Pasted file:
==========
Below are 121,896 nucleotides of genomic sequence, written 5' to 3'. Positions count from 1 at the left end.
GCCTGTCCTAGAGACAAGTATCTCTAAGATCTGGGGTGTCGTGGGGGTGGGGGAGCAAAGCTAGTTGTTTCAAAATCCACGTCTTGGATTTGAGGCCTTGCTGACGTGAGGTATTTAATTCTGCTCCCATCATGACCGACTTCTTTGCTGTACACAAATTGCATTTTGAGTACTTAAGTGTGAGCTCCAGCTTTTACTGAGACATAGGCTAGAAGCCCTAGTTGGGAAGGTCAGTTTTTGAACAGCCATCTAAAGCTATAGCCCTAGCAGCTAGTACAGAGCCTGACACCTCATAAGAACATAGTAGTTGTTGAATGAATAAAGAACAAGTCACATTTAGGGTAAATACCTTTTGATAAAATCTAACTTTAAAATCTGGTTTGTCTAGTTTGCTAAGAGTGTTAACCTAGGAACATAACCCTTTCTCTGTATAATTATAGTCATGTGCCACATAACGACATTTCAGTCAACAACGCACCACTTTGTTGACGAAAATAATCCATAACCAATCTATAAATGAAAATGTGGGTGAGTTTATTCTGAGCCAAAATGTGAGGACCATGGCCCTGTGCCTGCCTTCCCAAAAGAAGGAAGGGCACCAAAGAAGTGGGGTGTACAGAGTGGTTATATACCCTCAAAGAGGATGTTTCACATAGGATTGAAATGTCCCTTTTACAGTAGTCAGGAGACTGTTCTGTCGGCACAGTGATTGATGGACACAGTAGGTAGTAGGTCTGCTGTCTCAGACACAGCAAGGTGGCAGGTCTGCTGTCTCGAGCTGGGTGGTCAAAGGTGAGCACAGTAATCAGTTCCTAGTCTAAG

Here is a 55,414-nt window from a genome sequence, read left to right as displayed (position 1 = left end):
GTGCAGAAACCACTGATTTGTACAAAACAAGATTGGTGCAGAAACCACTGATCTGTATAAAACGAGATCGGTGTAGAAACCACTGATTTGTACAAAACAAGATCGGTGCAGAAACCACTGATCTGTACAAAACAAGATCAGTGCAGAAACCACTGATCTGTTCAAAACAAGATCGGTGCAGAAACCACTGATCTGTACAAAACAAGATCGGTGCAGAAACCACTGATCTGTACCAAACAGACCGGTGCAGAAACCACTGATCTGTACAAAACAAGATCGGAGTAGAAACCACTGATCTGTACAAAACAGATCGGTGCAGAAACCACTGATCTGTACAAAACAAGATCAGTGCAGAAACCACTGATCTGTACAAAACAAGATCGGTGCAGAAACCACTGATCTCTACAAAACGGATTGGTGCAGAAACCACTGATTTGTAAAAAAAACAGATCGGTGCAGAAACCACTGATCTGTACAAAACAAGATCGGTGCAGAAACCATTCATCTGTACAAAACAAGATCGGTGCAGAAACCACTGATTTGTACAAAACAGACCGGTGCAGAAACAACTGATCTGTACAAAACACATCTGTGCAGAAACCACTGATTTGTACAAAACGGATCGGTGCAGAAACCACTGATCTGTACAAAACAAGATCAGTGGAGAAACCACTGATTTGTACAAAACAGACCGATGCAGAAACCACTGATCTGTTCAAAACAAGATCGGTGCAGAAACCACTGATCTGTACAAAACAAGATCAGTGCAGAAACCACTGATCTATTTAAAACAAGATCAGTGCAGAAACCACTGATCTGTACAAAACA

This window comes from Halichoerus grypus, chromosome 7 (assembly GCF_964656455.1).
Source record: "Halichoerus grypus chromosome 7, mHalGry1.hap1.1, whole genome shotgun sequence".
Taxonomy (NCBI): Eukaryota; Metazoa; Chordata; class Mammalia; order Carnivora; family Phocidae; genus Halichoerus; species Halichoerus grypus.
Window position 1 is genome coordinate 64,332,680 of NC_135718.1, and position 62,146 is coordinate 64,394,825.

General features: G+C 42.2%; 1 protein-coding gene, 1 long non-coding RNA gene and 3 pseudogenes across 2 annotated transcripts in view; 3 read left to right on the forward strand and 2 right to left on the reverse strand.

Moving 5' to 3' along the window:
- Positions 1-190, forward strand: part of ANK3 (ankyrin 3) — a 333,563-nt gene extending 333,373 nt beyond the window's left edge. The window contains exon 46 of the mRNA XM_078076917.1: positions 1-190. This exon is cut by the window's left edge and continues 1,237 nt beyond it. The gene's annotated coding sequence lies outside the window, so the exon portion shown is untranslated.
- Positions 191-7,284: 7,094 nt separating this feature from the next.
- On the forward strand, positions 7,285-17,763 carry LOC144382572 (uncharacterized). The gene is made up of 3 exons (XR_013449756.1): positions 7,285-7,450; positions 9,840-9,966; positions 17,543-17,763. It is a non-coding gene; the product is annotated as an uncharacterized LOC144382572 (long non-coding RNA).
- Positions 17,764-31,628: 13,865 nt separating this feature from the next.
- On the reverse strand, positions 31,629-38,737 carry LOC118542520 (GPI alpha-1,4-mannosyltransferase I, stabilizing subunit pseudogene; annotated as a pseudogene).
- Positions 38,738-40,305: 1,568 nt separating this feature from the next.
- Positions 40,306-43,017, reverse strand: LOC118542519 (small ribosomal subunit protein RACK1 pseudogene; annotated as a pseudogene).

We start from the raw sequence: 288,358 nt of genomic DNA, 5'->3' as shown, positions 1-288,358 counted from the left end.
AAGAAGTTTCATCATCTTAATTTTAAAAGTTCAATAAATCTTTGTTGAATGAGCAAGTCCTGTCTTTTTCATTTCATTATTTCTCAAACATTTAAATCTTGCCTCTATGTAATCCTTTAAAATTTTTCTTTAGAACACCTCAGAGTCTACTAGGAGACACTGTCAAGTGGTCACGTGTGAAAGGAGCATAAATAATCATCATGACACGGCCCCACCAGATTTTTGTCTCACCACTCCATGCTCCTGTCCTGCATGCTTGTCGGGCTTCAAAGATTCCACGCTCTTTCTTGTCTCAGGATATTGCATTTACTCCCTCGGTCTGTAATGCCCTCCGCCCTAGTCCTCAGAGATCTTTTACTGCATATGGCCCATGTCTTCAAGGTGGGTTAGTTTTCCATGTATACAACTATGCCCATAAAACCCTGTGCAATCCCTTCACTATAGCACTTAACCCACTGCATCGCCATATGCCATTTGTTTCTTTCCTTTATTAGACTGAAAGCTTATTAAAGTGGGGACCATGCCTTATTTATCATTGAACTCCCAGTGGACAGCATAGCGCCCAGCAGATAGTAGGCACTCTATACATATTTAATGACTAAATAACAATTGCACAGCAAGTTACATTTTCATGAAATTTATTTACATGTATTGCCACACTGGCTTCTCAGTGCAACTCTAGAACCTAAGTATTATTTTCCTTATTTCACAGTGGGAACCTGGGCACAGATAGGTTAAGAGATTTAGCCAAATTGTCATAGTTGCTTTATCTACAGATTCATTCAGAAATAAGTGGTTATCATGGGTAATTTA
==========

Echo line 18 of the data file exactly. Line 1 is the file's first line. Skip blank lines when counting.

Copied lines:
We start from the raw sequence: 288,358 nt of genomic DNA, 5'->3' as shown, positions 1-288,358 counted from the left end.